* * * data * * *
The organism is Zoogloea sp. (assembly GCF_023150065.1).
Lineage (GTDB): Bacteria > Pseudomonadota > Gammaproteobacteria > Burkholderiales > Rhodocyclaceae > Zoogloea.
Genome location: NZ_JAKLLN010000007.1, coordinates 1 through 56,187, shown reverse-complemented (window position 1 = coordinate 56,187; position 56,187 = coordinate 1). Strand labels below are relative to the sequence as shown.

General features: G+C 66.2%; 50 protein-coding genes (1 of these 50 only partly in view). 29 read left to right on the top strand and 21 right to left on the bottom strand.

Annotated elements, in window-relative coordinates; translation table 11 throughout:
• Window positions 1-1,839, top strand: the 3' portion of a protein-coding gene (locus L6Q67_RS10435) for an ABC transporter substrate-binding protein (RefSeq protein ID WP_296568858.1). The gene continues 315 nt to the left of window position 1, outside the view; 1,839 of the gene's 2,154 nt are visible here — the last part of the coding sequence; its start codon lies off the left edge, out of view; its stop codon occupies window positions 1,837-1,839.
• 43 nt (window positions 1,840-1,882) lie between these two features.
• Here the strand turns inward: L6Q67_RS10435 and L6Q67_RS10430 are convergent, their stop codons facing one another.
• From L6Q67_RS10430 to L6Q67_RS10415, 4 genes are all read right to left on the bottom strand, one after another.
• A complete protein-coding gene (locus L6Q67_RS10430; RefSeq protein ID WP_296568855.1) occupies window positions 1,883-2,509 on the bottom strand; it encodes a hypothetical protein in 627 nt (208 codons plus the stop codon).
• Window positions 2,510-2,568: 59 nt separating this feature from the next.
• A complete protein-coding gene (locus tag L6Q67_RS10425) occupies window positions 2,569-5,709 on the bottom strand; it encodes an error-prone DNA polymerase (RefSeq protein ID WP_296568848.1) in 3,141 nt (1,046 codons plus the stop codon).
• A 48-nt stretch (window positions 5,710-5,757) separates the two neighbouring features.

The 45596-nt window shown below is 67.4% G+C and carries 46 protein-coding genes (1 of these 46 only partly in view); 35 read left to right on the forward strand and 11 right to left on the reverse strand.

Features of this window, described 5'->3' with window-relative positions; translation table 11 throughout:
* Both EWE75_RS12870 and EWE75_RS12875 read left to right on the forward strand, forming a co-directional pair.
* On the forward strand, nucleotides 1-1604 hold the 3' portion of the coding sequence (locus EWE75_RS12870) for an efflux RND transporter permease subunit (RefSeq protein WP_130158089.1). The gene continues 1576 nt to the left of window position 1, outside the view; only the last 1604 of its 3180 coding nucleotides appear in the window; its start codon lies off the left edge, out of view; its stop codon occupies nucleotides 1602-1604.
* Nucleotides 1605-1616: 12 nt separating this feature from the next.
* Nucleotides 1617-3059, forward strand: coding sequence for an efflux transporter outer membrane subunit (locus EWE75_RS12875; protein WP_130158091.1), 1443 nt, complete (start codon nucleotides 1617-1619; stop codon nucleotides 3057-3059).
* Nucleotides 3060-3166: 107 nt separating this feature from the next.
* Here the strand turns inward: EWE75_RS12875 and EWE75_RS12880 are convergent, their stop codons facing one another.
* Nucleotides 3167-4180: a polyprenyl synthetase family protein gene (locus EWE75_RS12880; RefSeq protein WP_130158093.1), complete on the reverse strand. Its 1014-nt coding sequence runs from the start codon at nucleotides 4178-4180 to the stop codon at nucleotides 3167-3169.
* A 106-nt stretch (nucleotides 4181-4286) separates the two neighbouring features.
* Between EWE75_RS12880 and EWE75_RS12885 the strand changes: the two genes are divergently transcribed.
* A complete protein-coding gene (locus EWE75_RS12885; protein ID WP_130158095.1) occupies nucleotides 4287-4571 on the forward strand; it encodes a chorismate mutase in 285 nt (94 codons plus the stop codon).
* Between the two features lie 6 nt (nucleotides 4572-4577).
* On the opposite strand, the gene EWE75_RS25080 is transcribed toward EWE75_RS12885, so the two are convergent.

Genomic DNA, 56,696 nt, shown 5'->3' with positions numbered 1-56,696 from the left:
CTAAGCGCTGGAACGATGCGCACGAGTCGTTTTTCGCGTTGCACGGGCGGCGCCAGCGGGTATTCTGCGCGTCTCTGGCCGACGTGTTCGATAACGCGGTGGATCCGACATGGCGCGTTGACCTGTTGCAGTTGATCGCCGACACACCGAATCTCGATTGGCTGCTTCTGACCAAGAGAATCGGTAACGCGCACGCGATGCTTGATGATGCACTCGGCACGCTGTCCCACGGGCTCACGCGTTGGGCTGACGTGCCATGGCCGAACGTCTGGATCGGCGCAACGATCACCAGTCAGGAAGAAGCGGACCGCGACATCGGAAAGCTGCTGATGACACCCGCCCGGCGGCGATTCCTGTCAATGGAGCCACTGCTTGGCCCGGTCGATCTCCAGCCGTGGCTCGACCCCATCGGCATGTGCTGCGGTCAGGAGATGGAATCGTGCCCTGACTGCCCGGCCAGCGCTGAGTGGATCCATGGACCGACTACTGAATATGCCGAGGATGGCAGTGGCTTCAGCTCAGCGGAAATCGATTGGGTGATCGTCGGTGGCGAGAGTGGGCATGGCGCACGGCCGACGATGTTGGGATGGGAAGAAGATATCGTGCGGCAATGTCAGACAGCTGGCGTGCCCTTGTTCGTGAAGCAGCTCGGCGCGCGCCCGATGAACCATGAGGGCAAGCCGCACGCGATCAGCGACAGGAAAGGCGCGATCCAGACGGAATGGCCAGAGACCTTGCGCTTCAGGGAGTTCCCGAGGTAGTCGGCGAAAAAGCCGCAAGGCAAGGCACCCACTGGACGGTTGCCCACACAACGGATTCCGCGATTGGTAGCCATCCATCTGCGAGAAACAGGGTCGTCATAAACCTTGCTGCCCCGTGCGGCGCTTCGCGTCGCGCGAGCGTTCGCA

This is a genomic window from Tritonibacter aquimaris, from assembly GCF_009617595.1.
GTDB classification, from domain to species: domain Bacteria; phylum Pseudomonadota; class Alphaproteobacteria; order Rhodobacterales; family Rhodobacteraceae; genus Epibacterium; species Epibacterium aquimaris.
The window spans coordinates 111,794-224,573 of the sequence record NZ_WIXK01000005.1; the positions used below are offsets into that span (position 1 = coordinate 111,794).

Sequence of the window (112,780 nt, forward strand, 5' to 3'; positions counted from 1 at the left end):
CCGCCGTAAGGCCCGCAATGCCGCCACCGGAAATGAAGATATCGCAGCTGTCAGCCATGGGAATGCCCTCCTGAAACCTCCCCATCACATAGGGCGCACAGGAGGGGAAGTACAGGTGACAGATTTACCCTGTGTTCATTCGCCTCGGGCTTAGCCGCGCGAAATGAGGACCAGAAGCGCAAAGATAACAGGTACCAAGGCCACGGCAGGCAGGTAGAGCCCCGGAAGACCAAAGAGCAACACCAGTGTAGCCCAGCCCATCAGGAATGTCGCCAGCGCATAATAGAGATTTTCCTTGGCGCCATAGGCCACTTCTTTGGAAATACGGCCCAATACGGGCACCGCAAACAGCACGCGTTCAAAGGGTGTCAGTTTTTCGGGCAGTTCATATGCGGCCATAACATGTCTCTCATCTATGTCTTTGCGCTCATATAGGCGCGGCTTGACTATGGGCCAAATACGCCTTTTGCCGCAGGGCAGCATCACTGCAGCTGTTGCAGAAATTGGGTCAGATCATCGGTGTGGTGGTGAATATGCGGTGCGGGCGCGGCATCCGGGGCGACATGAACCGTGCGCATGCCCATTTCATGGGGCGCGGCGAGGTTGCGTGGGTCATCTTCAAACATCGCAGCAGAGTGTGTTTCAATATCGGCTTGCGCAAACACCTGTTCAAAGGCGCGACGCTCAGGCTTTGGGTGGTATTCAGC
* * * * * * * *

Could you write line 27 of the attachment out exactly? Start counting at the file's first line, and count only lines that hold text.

* On the opposite strand, the gene EWE75_RS25080 is transcribed toward EWE75_RS12885, so the two are convergent.